11. Heat Source -ln P + δH/δy > 0 δH/δy < 0 + - y

  12. ψ is proportional to δH/δy Heat Source ω = - δψ/δy ~ -w v =δψ/δP -ln P - + + y

  13. Momentum Source + δχ/δP > 0 + -ln P - δχ/δP < 0 y

  14. ψ is proportional to δχ/δP Momentum Source v =δψ/δP ω = - δψ/δy ~ -w + -ln P - y

  15. Heat and Momentum Fields Response is crucial in hurricane vortex. Eyewall: heat source. Loss of angular momentum to sea surface: momentum sink. Low-level flow goes from high values of absolute angular momentum in outer synoptic environment to the eyewall.

  16. Heat and Momentum Fields Define AAM: AAM = r(V + ½ fr) Large r in synoptic environment leads to high AAM values. Very low AAM in eye (small r, small tangential velocity). Air flows from high AAM to low AAM. Gradient of AAM tied to inertial stability, IS.

  17. Heat and Momentum Fields Low level flow well away from the eyewall is in an environment of low inertial stability and, thus, moves horizontally. As low level flow from the outer environment approaches the eyewall, winds increase dramatically. Just inside of radius of maximum winds (RMW), inertial stability is often maximized. So, air turns upward in the eyewall but hits the high static stability of the tropopause. Then, it will transition from moving upward to outwards, where inertial stability is weaker. General UL outflow results.

  18. Heat and Momentum Fields

  19. Heat and Momentum Fields

  20. Temperature Anomalies:warm core, especially at mid and upper levels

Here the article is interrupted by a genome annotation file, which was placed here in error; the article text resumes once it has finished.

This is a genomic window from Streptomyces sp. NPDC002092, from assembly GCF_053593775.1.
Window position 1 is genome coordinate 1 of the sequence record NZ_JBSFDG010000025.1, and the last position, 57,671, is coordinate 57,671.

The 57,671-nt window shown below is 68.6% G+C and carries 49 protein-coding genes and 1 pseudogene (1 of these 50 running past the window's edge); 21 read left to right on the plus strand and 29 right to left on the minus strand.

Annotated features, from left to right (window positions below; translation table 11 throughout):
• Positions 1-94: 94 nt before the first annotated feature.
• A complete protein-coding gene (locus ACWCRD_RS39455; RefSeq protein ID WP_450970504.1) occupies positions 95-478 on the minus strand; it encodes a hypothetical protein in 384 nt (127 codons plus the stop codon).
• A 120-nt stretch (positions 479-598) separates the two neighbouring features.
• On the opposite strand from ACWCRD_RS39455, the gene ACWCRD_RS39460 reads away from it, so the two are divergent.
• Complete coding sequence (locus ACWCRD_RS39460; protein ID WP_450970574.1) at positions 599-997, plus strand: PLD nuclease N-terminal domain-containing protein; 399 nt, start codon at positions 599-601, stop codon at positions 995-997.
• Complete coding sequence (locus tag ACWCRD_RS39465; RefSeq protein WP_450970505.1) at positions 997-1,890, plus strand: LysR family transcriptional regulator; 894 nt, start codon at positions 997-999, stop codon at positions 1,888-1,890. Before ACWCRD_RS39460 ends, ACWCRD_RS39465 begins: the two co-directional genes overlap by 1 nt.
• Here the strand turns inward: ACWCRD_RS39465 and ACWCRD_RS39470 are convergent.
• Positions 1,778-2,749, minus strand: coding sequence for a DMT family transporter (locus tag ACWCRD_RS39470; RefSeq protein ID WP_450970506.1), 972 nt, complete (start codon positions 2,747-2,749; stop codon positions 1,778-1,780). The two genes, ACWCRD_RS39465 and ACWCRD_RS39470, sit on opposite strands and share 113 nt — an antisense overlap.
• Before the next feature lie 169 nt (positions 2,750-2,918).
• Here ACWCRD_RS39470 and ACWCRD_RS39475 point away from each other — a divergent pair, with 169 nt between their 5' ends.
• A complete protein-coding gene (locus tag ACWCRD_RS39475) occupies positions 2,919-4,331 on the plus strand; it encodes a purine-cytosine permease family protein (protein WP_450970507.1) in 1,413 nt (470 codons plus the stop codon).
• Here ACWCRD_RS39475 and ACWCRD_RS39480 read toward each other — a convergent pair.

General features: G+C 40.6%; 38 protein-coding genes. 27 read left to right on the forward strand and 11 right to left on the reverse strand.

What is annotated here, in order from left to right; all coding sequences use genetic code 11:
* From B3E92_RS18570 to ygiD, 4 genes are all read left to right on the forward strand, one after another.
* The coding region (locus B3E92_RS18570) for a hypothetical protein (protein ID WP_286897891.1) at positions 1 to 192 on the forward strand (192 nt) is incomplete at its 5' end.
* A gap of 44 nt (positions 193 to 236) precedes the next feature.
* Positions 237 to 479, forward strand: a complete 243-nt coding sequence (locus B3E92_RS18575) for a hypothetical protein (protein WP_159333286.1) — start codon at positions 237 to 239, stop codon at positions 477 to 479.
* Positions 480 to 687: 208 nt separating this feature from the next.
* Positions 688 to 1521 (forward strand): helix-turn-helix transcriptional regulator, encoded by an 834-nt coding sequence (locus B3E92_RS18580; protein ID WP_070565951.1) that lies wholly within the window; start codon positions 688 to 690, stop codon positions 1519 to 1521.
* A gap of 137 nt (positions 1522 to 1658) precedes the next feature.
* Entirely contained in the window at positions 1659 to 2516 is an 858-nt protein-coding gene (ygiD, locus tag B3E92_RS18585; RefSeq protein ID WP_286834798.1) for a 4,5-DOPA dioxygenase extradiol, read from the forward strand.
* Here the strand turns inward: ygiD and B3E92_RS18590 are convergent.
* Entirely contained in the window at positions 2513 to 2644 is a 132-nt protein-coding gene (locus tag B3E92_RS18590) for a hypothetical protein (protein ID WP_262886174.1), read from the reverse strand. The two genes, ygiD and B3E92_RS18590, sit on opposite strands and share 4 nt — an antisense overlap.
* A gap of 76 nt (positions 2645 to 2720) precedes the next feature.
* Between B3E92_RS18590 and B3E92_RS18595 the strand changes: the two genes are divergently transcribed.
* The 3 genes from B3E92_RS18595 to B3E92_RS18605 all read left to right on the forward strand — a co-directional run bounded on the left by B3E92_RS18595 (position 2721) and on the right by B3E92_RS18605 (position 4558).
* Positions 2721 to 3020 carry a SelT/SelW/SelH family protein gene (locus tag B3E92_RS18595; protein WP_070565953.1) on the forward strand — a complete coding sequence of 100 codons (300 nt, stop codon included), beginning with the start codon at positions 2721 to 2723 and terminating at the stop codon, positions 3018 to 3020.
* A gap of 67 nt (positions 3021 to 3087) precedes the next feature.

21. CISK and WISHE CISK = Conditional Instability of the Second Kind -Need a disturbance -Braking mechanisms include low-mid level dry air, high VWS, low SST/OHC -If latent heat release has less energy than frictional deceleration causing the convergence, that will also cause weakening

  22. CISK Frictional inflow and Ekman pumping help to lift air to LCL As the air rises thereafter, it releases LH Temperature increases, air column expands SLP drops, especially if deep convection near center Pressure gradient increases Tangential wind speed increases and inflow increases Increased inflow increases frictional convergence Increased moisture convergence and LH release, etc …see a tendency for a positive feedback loop

  23. CISK and WISHE WISHE = Wind Induced Surface Heat Exchange Air moves isothermally, crossing angular momentum surfaces as it heads inwards in PBL and outwards at UL Moves along constant AAM surface in the eyewall, moving upwards and moist adiabatically Isothermal in PBL, even though P and q – heat added from conduction and frictional deceleration of wind due to sea surface